Could the author be using a convention where the sign (+/-) of the power’s value indicates the direction of energy flow?

Although this is inconsistent with the wording in the problem statement, it would make sense of ##P_I + P_R = P_T## since the value of ##P_R## would be negative. Then the offending part of the problem statement is equivalent to ##|P_I| = |P_R| + |P_T|##.

MatinSAR
If you look at the rest of the solution, I don't see where they treat things the way you imply they're doing. Yet, they magically come up with the correct formula in the end. And even even if what you say were true, that doesn't do anything to explain the rest of the problems with their solution. But thank you for your response.

If you look at the rest of the solution, I don't see where they treat things the way you imply they're doing. Yet, they magically come up with the correct formula in the end. And even even if what you say were true, that doesn't do anything to explain the rest of the problems with their solution. But thank you for your response.
I believe the power transmitted is given by ##P = -T\frac {∂y}{∂x} \frac {∂y}{∂t}## irrespective of the wave direction. If ##P>0##, power flows in the +x direction; if ##P<0##, power flows in the -x direction.

Illustration…

Consider #he wave ##y = \cos(x - vt)## which propagates in the +x direction.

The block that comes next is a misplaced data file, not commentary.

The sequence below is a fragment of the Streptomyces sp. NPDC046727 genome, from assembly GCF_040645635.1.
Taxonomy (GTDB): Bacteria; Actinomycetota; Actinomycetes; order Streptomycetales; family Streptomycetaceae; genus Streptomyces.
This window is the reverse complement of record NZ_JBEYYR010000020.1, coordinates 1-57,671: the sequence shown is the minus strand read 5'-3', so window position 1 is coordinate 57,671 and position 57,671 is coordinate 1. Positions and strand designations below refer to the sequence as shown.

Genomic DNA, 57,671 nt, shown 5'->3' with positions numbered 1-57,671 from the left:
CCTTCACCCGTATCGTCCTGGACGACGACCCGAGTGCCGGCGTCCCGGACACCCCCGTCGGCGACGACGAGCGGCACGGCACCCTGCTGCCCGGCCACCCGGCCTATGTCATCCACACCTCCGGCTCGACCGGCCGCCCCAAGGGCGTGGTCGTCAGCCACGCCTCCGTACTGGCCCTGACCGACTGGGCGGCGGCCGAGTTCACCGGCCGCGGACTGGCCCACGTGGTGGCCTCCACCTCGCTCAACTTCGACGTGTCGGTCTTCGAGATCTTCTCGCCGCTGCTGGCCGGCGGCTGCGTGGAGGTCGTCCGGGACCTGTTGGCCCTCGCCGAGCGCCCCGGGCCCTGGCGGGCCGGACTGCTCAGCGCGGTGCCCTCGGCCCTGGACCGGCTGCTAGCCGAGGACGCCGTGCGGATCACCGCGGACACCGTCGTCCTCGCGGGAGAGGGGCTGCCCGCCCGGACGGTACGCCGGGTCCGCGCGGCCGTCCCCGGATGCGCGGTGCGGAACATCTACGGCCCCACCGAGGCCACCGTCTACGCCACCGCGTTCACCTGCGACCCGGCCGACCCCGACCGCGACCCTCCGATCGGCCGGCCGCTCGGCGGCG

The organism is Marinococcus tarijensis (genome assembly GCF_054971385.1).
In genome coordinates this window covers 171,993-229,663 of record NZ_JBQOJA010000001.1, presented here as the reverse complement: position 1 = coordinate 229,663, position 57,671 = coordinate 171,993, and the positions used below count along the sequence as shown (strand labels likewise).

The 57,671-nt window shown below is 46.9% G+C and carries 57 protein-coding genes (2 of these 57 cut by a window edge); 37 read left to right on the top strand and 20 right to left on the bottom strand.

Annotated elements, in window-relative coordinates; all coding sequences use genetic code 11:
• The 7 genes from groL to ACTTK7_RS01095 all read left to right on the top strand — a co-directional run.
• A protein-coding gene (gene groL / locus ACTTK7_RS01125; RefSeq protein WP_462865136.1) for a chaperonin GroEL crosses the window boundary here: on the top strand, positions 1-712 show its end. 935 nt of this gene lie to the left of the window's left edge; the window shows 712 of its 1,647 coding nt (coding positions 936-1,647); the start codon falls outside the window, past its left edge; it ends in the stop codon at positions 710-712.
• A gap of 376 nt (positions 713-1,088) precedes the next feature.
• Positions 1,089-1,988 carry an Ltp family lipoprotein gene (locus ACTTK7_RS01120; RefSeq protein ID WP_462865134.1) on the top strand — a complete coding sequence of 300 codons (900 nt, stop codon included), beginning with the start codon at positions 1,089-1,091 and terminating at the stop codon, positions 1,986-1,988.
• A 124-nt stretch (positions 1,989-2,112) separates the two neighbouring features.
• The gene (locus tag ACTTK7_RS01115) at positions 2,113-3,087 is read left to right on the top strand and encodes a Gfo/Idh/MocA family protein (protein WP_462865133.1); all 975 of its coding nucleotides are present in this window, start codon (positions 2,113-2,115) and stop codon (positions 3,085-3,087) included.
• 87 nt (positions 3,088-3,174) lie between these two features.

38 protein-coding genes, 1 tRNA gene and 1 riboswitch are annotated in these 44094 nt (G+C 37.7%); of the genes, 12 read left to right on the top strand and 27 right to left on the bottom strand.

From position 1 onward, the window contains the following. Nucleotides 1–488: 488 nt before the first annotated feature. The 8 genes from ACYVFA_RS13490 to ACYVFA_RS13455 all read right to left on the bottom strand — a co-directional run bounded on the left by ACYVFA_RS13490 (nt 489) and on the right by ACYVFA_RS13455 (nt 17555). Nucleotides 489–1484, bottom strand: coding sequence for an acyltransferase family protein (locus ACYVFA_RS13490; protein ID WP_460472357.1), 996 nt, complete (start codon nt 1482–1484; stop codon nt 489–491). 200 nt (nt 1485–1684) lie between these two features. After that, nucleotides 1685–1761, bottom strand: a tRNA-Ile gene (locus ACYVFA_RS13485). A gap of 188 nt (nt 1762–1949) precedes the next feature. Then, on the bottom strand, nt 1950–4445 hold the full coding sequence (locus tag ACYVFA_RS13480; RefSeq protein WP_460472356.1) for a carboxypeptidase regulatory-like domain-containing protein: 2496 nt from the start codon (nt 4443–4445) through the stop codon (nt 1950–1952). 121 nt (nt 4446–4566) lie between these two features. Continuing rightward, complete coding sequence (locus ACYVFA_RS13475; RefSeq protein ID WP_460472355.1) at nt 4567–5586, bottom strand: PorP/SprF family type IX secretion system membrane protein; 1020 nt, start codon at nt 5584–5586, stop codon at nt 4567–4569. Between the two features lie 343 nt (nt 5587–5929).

##P = -T\frac {∂y}{∂x} \frac {∂y}{∂t} = -T (-\sin(x-vt))~(-v(-\sin(x - vt))) = vT\sin^2(x-vt)##
This is positive, indicating power flows in the +x direction.

Now consider the wave ##y = \cos(x + vt)## which propagates in the -x direction.
##P = -T\frac {∂y}{∂x} \frac {∂y}{∂t} = -T (-sin(x + vt))~(v(-sin(x + vt))) = -vTsin^2(x + vt)##
This is negative indicating power flows in the -x direction.

Section '3 Energy Flux' here may be useful: https://users.physics.ox.ac.uk/~palmerc/Wavesfiles/Energy_Handout.pdf

Edited to fix mismatched brackets.

MatinSAR
##y## for string 1 and ##y## for string 2 must have the same time dependence at the point where they are joined together. Otherwise, they couldn't remain joined together as time passes. The factor ##\large \frac {v_1}{v_2}## in the argument of ##f## for the transmitted wave is necessary to satisfy this condition. The time term in the argument of ##f## for all three waves is ##-v_1 t##. The solution that you quoted should have explained this if the textbook doesn't discuss it.